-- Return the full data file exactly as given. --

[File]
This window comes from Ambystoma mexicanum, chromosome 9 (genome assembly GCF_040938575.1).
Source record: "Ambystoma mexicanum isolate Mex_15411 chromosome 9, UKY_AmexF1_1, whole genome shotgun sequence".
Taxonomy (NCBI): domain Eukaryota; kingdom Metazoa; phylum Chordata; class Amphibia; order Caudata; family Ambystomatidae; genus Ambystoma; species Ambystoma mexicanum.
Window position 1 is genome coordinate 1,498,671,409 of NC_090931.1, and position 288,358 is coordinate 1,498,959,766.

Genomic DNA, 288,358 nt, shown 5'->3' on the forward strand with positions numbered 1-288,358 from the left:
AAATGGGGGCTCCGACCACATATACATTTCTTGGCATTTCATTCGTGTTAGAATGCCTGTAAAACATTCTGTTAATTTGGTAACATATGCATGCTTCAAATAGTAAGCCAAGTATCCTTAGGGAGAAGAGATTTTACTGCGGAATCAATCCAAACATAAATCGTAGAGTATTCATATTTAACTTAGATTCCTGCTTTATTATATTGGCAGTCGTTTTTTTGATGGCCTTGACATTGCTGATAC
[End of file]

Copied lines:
This window comes from Ambystoma mexicanum, chromosome 9 (genome assembly GCF_040938575.1).
Source record: "Ambystoma mexicanum isolate Mex_15411 chromosome 9, UKY_AmexF1_1, whole genome shotgun sequence".
Taxonomy (NCBI): domain Eukaryota; kingdom Metazoa; phylum Chordata; class Amphibia; order Caudata; family Ambystomatidae; genus Ambystoma; species Ambystoma mexicanum.
Window position 1 is genome coordinate 1,498,671,409 of NC_090931.1, and position 288,358 is coordinate 1,498,959,766.

Genomic DNA, 288,358 nt, shown 5'->3' on the forward strand with positions numbered 1-288,358 from the left:
AAATGGGGGCTCCGACCACATATACATTTCTTGGCATTTCATTCGTGTTAGAATGCCTGTAAAACATTCTGTTAATTTGGTAACATATGCATGCTTCAAATAGTAAGCCAAGTATCCTTAGGGAGAAGAGATTTTACTGCGGAATCAATCCAAACATAAATCGTAGAGTATTCATATTTAACTTAGATTCCTGCTTTATTATATTGGCAGTCGTTTTTTTGATGGCCTTGACATTGCTGATAC